[At-Large] RES: Presentation Tips

Niran Beharry nbeharrytt at gmail.com
Sat Jun 20 15:08:47 UTC 2020

Good Points,
I have used many similar methods when I have presentations, this came about
a few years ago when I watched this gentleman presentation on the mental
bits of powerpoint and presentations in general.
This may be of some use for others.
Best Regards,
Niran Beharry

On Sat, Jun 20, 2020 at 10:20 AM <sylvia at prontocl.com.br> wrote:

> Thank you very much Jonathan. Very Interesting and visual. I wil put it
> into practice.
> Thnak you for your time in sharing your experience.
> Kisses,
> Sylvia
> *De:* At-Large <at-large-bounces at atlarge-lists.icann.org> *Em nome de *Jonathan
> Zuck
> *Enviada em:* sábado, 20 de junho de 2020 11:11
> *Para:* At-Large Worldwide <at-large at atlarge-lists.icann.org>
> *Assunto:* [At-Large] Presentation Tips
> Folks,
> At the request of “management,” I’m working on a class on PowerPoint and
> how to use it for Presentations, Videos and Course development but it will
> be quite a while before it is finished. In the meantime,  Maureen asked if
> I would simply share some presentation tips so, here are some, in rough
> format. I hope they are helpful. JZ
>    1. *People cannot listen and read at the same time.*
>    Period. Both activities engage the language center of the brain. They
>    will do only one and, more often than not, that's read. If they are reading
>    the same slides you are, then why are you there?
>    2. *Slides should supplement the talk, not the other way around.*
>    The big joke is that during EVERY Zoom meeting, people ask if the
>    slides will be available. It's funny first because the answer is ALWAYS yes
>    but, more importantly, your slides should not be able to stand on their own.
>    3. *People CAN absorb pictures and listen at the same time*
>    Looking and listening engage different, complimentary, parts of the
>    brain. The best analogy for a good presentation is a documentary film. They
>    generally have narration and visuals. Imagine if Ken Burn's documentary
>    about the American Civil War was a series of PowerPoints with titles and
>    bullets!
>    1. *Only pictures and punchlines*
>    2. *6 words or LESS*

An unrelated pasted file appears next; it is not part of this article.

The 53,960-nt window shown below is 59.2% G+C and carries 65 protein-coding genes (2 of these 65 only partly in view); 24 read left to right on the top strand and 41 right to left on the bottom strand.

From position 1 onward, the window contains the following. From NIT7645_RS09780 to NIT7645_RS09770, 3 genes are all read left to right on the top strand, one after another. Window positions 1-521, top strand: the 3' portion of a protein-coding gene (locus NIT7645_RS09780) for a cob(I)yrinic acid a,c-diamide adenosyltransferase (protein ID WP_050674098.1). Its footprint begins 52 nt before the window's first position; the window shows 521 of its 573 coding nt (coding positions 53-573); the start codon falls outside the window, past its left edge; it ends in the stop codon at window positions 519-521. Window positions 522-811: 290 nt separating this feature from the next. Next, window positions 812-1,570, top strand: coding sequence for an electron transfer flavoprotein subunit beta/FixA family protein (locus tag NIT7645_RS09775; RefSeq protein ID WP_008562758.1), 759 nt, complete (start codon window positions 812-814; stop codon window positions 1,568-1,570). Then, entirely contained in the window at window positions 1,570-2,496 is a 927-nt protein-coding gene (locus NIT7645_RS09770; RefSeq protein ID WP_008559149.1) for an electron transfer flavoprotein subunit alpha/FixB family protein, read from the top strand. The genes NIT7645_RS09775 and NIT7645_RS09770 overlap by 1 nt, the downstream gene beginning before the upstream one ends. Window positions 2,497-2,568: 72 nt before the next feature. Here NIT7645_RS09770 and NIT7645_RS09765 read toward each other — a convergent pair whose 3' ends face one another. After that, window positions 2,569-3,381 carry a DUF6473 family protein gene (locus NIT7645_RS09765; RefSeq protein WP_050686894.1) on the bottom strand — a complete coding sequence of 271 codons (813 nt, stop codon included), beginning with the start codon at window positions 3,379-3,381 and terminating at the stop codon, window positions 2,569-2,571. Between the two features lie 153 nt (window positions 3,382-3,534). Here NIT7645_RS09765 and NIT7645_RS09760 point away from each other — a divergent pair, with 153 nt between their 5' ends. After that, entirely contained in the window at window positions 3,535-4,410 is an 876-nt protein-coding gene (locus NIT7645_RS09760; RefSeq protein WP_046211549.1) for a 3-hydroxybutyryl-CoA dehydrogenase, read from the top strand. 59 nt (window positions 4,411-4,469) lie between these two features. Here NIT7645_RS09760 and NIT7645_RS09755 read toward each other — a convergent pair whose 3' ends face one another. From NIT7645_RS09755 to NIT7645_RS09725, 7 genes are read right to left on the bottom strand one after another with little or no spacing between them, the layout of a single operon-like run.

>    3. *Bring People Back*
>    Ideally, people spend more time looking at you than your slides. This
>    is harder in the virtual world, for sure, especially if there's no video,
>    but consider a blank slide or a picture of yourself as you explain
>    something. Tell people to close their eyes, even!
>    4. *Turn sentences into pictures and punchlines*
>    In other words, edit down sentences to the bare minimum to be
>    understood, make numbers Arabic instead of text and make them bigger and
>    different colors than the text. A sentence like “Research shows that
>    ninety-five percent of applications for community priority evaluation
>    failed to gain approval,” could be represented on a slide as
>    [image: A close up of a sign Description automatically generated]
>    5. *Notes in Notes Section*
>    If you wish to include explanations in your slide deck, do it in the
>    notes section. Then they are there for you to use and EVEN available to
>    share by making a PDF of the Notes View, instead of the slide view! Another
>    benefit of putting what you plan to say iin the Notes is that you can often
>    share them with the interpreters in advance.
>    6.
> *Rehearse It’s the only way you’ll ever know how long your presentation is
>    becoming or whether you’re going to stumble over a particular phrase or
>    simply be at a loss for words. You can use the “Rehearse Timing,” feature
>    under the Slide Show  menu.*
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